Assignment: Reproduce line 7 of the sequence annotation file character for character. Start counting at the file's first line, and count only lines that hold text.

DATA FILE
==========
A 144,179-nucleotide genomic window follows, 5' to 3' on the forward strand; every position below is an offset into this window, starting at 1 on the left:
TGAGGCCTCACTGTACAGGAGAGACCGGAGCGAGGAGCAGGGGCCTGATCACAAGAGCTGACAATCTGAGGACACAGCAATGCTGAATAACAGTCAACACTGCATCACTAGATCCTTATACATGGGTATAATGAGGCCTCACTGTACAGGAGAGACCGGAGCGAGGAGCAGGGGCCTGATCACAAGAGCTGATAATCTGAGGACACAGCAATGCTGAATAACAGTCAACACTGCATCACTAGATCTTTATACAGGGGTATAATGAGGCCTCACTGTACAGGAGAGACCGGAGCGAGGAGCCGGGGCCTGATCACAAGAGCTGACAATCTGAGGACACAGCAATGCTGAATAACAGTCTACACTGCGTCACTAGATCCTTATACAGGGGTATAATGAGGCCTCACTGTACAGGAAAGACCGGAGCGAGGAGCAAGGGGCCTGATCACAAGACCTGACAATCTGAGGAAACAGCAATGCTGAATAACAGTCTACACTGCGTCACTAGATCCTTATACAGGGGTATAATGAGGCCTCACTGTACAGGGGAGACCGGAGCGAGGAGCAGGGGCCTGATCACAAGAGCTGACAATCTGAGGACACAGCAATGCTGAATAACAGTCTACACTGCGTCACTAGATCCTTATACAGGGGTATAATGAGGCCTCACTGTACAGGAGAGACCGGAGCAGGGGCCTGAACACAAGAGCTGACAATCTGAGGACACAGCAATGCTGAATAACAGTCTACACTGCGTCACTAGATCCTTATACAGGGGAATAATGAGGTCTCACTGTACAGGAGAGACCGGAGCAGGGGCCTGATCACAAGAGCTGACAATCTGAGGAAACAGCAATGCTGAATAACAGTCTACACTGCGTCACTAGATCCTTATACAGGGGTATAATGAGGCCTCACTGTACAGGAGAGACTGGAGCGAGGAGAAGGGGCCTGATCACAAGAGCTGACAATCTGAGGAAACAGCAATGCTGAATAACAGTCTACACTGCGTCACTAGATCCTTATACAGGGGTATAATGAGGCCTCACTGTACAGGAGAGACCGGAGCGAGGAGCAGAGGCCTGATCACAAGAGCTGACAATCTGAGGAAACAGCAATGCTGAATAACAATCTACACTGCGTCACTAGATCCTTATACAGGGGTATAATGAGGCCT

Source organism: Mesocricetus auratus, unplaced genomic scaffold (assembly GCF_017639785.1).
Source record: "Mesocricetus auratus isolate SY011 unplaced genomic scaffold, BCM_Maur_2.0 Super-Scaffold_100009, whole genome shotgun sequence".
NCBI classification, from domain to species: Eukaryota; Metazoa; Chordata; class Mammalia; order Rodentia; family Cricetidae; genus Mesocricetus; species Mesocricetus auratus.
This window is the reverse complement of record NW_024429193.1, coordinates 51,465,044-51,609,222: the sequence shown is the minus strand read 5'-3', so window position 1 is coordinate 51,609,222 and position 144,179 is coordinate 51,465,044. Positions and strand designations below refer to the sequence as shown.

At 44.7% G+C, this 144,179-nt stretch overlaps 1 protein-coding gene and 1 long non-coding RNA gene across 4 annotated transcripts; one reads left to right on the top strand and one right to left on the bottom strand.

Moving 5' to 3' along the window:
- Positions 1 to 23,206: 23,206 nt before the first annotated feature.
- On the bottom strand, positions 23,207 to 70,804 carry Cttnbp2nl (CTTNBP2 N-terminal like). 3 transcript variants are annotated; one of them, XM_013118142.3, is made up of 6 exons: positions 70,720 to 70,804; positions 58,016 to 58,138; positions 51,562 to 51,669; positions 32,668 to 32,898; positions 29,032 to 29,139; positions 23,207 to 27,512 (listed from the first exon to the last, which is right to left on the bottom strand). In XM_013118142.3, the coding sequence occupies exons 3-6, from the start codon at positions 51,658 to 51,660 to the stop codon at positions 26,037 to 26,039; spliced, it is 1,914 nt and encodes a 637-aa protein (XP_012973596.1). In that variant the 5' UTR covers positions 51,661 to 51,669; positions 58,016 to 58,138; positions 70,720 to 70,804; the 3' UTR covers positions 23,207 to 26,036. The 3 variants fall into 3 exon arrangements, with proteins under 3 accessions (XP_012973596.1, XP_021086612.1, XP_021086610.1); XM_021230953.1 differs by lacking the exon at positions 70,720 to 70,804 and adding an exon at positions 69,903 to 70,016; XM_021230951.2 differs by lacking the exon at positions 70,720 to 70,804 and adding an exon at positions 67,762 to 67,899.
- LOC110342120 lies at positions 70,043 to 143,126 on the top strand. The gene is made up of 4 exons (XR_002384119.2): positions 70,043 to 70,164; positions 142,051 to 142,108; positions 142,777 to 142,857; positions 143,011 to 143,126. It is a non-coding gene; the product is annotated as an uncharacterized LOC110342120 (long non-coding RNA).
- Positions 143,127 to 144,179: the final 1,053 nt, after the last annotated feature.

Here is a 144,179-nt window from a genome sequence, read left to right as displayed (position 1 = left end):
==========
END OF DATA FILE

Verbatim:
At 44.7% G+C, this 144,179-nt stretch overlaps 1 protein-coding gene and 1 long non-coding RNA gene across 4 annotated transcripts; one reads left to right on the top strand and one right to left on the bottom strand.